While staying at the home of a friend in Cortez Colorado I decided to watch an episode of The Big Bang Theory on my laptop. I was not a real fan of the series and I think it was maybe the second or third episode I had watched. I was seated across from a couch on which rested a black-bordered granny squares afghan. The episode of TBBT moved to a scene in Amy’s apartment where she and Sheldon sat on a couch with the same style of afghan displayed on its back in the same way as the one directly across the room in front of me. Tiny afghan on tiny couch on laptop screen/big afghan on big couch right behind it. Whoooooah! Good thing I wasn’t high on anything or it could have a been a serious Twilight Zone moment.
I told my friend about the coincidence and mused on how I vaguely remembered having seen that style of afghan in various settings many times before. What I would come to discover is that many of those “memories” were subliminally planted by many different TV shows that I had watched over the past four decades.
When I moved to Greenville SC later that year I went to look at the furnished cottage I was about to rent and was stopped dead in my tracks by the sight of this:
It was just too weird! I told my friend in Colorado and I started equating it with the Monolith in “2001: A Space Odyssey”. For those who never saw the film, the Monolith is a black, oblong, stone-like block that served as a marker placed on planets during a visit by an advanced extraterrestrial species and thought to be controlled remotely by its creators. Advancement in evolution or technology would then be prompted by its discovery. In short: evidence of a visit by aliens.
The Crocheted Monolith, however, was deposited by very human, well-meaning and dextrous grandmothers all over America beginning in the early 60s. There may be one hiding in your house right now! With more than a little help from Hollywood it has come to be a defining icon of American middle-class decor as this blog will soon explore. But back to my progression down the rabbit hole…
I picked up the January 2015 edition of Harper’s Bazaar to see what the spring lines had in store and just about lost my molars at the sight of this:
Harper’s Bazaar/Michael Avedon
I knew then that the Crocheted Monolith was not only proliferating at a rapid rate in my imagination alone, but experiencing a cross-cultural renaissance, if you will, of homespun kitsch.
Now this is where I must admit my lack of affection for the black-bordered granny square afghan. I am quite fond of the textile arts and have been known to knit, but I’m a yarn snob. Only natural fibers are allowed on my needles (‘no polyest-ah, evaaaah!’). While some older examples were crafted of wool, most crocheted afghans are made of acrylic or other synthetic (plastic) types of yarn. Sadly, the most vivid colors are often easiest to obtain in synthetic yarns. In my mind, crocheted afghans were cheap and cheesy like Velveeta. Yuck! Made with orphan skeins found in the discount bin at a Kmart. More likely to be associated with “trailer trash” than “middle class”.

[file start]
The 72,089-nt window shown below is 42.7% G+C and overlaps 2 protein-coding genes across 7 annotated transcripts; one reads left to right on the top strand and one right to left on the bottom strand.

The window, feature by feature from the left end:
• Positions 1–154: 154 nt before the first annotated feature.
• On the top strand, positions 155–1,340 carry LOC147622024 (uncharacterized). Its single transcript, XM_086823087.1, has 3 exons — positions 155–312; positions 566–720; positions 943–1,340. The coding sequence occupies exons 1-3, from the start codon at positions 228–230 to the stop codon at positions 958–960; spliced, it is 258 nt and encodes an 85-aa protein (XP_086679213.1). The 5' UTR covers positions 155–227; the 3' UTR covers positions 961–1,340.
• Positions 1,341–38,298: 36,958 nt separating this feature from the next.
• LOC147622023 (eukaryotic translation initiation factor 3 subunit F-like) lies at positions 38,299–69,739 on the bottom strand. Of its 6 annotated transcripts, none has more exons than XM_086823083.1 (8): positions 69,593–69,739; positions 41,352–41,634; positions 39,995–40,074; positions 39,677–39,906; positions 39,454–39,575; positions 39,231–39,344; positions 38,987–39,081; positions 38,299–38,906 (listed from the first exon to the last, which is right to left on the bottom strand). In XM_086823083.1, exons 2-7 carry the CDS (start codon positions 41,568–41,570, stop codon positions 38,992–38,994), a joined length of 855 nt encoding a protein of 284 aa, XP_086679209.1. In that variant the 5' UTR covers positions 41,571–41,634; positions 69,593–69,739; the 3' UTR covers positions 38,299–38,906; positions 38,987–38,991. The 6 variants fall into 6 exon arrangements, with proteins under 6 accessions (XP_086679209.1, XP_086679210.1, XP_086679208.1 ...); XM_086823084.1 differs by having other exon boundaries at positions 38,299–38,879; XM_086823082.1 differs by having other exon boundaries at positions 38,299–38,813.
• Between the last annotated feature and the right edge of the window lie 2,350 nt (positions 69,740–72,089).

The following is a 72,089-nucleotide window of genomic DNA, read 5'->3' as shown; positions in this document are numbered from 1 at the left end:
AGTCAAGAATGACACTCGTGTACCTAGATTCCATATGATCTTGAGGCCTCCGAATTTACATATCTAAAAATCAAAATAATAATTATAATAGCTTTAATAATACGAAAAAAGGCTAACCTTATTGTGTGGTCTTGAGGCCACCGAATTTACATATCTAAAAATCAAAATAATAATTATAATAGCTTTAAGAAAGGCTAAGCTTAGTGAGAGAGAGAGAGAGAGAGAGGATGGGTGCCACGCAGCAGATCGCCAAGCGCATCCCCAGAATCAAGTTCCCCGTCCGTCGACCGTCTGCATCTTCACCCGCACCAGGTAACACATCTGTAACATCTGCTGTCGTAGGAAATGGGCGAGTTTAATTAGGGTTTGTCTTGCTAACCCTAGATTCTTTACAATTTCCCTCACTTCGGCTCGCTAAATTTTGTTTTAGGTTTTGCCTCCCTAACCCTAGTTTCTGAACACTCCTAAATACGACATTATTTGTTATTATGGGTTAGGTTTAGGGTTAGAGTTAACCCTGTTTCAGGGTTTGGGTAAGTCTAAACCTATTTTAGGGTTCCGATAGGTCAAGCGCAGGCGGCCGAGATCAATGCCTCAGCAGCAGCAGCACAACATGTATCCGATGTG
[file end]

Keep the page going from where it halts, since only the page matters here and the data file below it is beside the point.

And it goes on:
Yet here I was, faced with what has clearly become an artifact synonymous with late 20th century American domestic culture. I had to investigate.
Then the sturdy blanket threw me a curve and jumped the Pond. It tuned up in a random film made in Scotland, “Not Another Happy Ending”. That’s Karen Gillan (from “Selfie”) as young author, Jane, underneath it, attempting to hide from her complicated life.
It made me wonder if someone of the Crocheted Monolith tribe (American) was imbedded in the Glaswegian Production Design department.
But it occurred to me, Grandma knew exactly what she was doing in her choice of cheap, but almost indestructible acrylic! Grandmothers know that barf happens; as do spaghetti sauce, beer, wine, blood, nacho cheese, bong water and pet mess. Grandma knew her blanket had to survive the trip to the frat house where it would be hosed down in the driveway and thrown into a coin operated washing machine, on HOT of course, then thrown into an equally HOT dryer and still come out the same size as when it went in. Genius, Grandma. They’ll be pulling these things out of landfills a thousand years from now, hosing ’em down, letting ’em dry in the sun and throwing them right back on the couch good as new!
Now for the speculation. So far I’ve found that the black-bordered granny square afghan has made appearances on five different TV shows beginning with “Dark Shadows” in 1966. Here’s a fun exploration on the ‘over-used prop’ popping up through several centuries in a Dark Shadows wiki: Collinsport Afghan
Then “Taxi” beginning in 1978
There’s a rumor going around that the afghan was stolen and replaced twice on the set of “Roseanne”, starting in 1988…
and also, that its subsequent appearance on TBBT (2007 – current) has something to do with Johnny Galecki as he plays a main character on both couches, I mean shows…
It was also spotted on Jenna’s bed in “30 Rock”, starting in 2006.
Image – Zupher Disorder
I’ve also read that it might have something to do with certain producers or set decorators. The question is: are they all in on the joke and messing with our heads or just making a whimsical homage and continuing an unspoken tradition? That’s where you come in! Please post your sightings of the Crocheted Monolith in the wild and any inside info/lore you may uncover in the comments section. Please keep it specific to the black-bordered, multi-colored granny square variety of afghan. Posts about any other type of afghan or posts unrelated to the black-bordered granny square afghan will be deleted. Happy hunting!